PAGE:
As the frontman of Godflesh, Justin Broadrick released some of the filthiest industrial metal ever made, and after that band's 2002 breakup, he started Jesu, with which he took his sound in a much prettier-sounding direction, incorporating post-rock, post-metal, shoegaze, and more. Jesu's 2005 self-titled album blended shoegaze and sludge metal in a way that was even more abrasive than the above-mentioned Boris song and more firmly planted in metal, but their followup EP Silver toned things down a bit and directly channelled the shimmering beauty of the original shoegaze era. Its title track sounds like My Bloody Valentine trudging its way through a sludge metal swamp, and the result is a song that's as dreamy as it is bone-crushing. As important as the Hum/Failure era is for today's heavy shoegaze, it shouldn't be overlooked how much of a crucial stepping stone Jesu's mid 2000s music was too.

See also: "Friends Are Evil," "Conqueror"


Title Fight - "Head In the Ceiling Fan" (2012)

It's never really possible to pinpoint one starting point for a new musical trend, and if you've read this far, you already know that there were tons of predecessors to the 2010s heavy shoegaze movement, but when Title Fight released "Head In the Ceiling Fan" off 2012's Floral Green, it was like the shoegaze shot heard round the punk world. Title Fight were already a well-established punk/post-hardcore band before they indulged in the Hum worship of "Head In the Ceiling Fan," and once they did, at least a dozen other established punk bands quickly made similar moves. They were trendsetters, but "Head In the Ceiling Fan" doesn't stand the test of time just because it introduced the emo revival to You'd Prefer an Astronaut. The style could be traced back to Hum, but the songwriting was all Title Fight's, and it remains one of the most affecting songs in their consistently great catalog. Title Fight dove even deeper into shoegaze with Floral Green's 2015 followup Hyperview (their last album before going mostly on hiatus), and as good as that album is, "Ceiling Fan" remains their crowning achievement in heavy shoegaze.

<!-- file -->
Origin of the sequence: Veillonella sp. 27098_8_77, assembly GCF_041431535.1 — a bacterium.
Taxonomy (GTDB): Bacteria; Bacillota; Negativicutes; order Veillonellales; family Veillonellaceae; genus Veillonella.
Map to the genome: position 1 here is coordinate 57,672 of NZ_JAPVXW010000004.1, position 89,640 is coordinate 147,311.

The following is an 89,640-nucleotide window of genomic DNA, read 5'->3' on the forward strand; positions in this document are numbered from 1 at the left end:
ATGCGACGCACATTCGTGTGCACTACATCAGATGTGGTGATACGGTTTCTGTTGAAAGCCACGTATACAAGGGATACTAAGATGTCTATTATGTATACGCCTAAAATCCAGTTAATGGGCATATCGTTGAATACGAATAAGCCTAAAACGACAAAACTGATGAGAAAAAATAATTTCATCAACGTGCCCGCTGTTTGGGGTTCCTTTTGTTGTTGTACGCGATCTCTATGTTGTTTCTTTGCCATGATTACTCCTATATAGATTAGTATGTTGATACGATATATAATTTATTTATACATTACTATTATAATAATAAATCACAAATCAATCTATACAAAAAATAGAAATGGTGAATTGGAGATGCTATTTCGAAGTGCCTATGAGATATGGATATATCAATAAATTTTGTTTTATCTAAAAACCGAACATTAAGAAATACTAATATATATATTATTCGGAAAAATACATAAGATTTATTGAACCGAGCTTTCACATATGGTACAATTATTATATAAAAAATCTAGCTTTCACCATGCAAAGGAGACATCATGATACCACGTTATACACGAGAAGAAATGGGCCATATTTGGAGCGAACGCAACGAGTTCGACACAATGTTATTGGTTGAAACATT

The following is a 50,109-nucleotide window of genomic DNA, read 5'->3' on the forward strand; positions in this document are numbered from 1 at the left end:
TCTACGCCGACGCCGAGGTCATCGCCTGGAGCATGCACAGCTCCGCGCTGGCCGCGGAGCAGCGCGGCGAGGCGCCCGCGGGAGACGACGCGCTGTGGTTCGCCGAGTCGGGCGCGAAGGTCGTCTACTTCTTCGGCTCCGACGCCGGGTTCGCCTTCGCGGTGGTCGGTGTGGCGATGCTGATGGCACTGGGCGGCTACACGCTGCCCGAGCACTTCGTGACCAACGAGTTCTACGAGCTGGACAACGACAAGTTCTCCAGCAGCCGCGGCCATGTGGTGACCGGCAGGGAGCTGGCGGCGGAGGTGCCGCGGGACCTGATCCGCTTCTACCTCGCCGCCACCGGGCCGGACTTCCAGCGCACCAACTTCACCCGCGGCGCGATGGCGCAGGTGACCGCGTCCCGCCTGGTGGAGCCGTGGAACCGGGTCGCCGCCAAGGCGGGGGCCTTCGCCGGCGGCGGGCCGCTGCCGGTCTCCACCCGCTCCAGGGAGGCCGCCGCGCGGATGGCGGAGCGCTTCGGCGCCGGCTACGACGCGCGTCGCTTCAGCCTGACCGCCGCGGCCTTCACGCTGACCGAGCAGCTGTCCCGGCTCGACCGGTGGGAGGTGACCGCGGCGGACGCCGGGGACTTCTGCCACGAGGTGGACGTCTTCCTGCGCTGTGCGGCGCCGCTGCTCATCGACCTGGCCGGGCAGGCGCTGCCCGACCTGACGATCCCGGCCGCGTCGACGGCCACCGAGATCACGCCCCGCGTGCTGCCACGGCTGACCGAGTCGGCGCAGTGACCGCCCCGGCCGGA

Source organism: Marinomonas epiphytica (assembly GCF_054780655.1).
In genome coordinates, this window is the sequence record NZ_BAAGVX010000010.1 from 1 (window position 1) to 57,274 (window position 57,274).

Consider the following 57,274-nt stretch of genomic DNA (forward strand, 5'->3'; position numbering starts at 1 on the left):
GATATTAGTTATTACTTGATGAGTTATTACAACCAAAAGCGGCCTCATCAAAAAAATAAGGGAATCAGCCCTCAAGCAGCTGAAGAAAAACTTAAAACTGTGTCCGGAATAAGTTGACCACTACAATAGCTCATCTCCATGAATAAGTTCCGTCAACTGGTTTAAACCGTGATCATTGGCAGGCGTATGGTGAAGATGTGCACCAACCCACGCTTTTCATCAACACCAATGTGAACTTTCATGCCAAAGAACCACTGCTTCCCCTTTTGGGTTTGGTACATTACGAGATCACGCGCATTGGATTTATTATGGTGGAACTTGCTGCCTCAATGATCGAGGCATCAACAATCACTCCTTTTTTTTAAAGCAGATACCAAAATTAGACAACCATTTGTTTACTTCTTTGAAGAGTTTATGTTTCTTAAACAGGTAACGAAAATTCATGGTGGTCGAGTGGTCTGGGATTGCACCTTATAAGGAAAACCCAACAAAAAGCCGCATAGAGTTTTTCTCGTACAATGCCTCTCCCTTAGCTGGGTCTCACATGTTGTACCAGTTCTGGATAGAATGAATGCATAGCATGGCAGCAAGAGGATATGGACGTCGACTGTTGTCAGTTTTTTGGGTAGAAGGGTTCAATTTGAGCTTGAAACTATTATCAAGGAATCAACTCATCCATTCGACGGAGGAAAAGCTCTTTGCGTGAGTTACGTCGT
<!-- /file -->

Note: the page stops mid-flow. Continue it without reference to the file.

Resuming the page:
See also: "Chlorine," "Mrahc"


Cloakroom - "Bending" (2013)

Cloakroom emerged in 2013 with a couple familiar faces: frontman Doyle Martin previously fronted the emo revival band Grown Ups and the pre-La Dispute screamo band Lion of the North, and bassist Bobby Markos fronted the math rock band Native and played in one of Evan Weiss' many bands, Stay Ahead of the Weather. But with Cloakroom, they made sludgy shoegaze and slowcore and they emerged as one of the first great bands of the '10s punkgaze movement. Everything they've put out has been great, but their debut Infinity and its single "Bending" left a mark right away, so that's the one I'm picking for this list. More Jesu than Hum, Cloakroom traffic in glacial-paced, heavy-as-bricks shoegaze that has a real downer vibe but still maintains a pretty side. Like "Head in the Ceiling Fan," "Bending" took new sounds and made them feel fresh, and even to this day, it sounds hypnotic.

See also: "Seedless Star," "Paperweight"